There was a lot of disappointment when The Cloakroom Bar announced its closure in the spring of 2019 – partly because of the loss of the bar itself, but also the loss of the location near the corner of Edward and Elizabeth streets. The CBD is home to some great cocktail-driven bars in 2021, but most are at the city’s southwestern end. Move towards the financial district and there’s not much beyond The Gresham on Queen Street.

That will cease to be the case next week when Dr Gimlette opens in the former Metro Arts building at 109 Edward Street. From Martin Lange, Wiebke Lange, Blake Ward and Belinda Ward – the celebrated crew behind Death & Taxes – it will have a laser focus on creative cocktails that’s inspired by some of the world’s best bars such as American Bar at The Savoy in London, The Dead Rabbit in New York and Melbourne’s Black Pearl.

“Those bars have massive cocktail programs,” Martin says, “and they experiment – it’s a lot of theatre. We will have liquid nitrogen, we’ll have our Martini carts that come to your table and make Martinis in any way you want. There will be seasonal cocktails that change every month, and a 30-strong cocktail menu, and the ability to create any classics that you can think of, dating back to the 1700s.”

It feels like a long time between new venues for Martin in particular, who over a 20-month period went on a tear that saw the opening of Savile Row and Finney Isles in the Valley (he’s since sold his interest in both) and culminated in the early 2019 debut of Death & Taxes (he and Wiebke also own Cobbler in West End). But it was just months after kicking off that star Burnett Lane venue that the group first inspected Dr Gimlette’s heritage listed Edward Street site.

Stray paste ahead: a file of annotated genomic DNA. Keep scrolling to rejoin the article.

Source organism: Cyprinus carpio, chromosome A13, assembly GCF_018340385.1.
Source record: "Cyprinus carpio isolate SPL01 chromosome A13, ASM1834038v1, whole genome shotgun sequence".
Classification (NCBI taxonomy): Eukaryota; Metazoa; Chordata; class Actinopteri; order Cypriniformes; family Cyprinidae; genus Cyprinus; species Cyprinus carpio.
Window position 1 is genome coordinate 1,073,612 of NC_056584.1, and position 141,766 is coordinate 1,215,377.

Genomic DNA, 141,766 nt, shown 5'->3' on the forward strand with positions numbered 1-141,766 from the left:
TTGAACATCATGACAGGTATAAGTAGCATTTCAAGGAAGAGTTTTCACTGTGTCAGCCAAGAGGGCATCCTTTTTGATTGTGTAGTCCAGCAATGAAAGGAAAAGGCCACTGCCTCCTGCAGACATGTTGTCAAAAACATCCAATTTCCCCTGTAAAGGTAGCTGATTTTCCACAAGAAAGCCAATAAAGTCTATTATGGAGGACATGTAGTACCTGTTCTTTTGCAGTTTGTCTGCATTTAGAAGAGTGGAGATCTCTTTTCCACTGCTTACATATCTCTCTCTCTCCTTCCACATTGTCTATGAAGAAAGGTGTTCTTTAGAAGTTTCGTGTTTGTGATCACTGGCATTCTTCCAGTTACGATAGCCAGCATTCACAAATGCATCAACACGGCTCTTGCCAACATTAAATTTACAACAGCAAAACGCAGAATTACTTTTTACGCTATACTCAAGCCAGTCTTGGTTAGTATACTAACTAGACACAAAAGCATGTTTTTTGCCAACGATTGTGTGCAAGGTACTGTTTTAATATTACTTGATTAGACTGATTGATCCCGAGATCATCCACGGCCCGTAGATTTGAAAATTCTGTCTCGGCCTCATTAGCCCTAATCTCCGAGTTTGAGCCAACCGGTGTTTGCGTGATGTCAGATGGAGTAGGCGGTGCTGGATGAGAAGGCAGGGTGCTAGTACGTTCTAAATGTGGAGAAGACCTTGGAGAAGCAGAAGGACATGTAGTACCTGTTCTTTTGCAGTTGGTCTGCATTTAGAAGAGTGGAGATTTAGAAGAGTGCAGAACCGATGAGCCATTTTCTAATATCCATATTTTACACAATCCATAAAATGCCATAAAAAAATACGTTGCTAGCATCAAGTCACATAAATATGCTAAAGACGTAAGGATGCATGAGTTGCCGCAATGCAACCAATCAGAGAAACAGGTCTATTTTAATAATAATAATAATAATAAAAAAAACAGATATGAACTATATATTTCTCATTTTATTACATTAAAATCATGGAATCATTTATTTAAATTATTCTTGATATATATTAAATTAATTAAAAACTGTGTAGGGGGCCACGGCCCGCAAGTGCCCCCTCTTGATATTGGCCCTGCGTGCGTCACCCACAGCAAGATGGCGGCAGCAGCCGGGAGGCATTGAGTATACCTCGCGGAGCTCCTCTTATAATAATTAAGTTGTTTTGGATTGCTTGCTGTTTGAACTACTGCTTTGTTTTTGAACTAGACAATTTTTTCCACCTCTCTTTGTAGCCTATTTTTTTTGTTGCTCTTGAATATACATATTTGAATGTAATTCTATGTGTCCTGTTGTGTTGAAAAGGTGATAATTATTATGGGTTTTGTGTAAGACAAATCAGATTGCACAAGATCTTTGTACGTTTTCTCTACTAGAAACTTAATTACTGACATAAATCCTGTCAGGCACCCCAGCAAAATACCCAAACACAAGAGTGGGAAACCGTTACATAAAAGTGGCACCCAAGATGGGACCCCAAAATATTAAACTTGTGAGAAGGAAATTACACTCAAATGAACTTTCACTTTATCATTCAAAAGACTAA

“Around June or July in 2019 we were showed through the building, but the idea was to take the underground space where the old Verve Cafe used to be,” Martin says. “It was too small. It was an underground restaurant and I’m six-foot-four. I wouldn’t fit in the place.”

Eight months later, a month before Covid hit, the Langes and Wards returned to inspect the old theatre space on the ground floor of the building, which had had its walls stripped back to the original brick and its floor raised.

“We loved the place as soon as we walked in. It’s a really open space. We started working on the lease but then Covid hit and you know the rest of the story. It was six months before we could do anything. It was the end of 2020 that we started getting progress done and we started building in May.”

Dr Gimlette will almost certainly be worth the wait. Cobbler and Death & Taxes are two of the best looking bars in town, and the new venue will be cut from similar materials, with plenty of raw brick and timber. There will be a nine-metre long marble-top bar, and the two Martini carts will service four large booths lined with Italian leather.

Behind the bar will be an 800-bottle strong collection of spirits to power the different cocktail lists, but Martin says the focus will lean slightly more towards pre and post-dinner drinks, rather than the late night imbibing that Death & Taxes and Cobbler are known for.

“We’re surrounded by a lot of restaurants at that end of the city,” he says. “So at aperitivo hour you can have a nice Negroni or Spritz before dinner, and afterwards an Old Fashioned or a Blazer, depending on the time of the year.”

The pandemic has inspired Dr Gimlette’s greater focus on table service but also the branding, which features a 17th-century style beak-shaped plague mask. As for the name, it’s a reference to one of the purported (and contested) origins of the Gimlet cocktail – that surgeon Rear-Admiral Sir Thomas Gimlette was the first to add lime cordial to the daily gin tot of Royal Navy sailors.

“With 2020 and 2021, and the whole Covid thing, that idea really stuck with us,” Martin says, laughing.

Dr Gimlette is scheduled to open on September 7.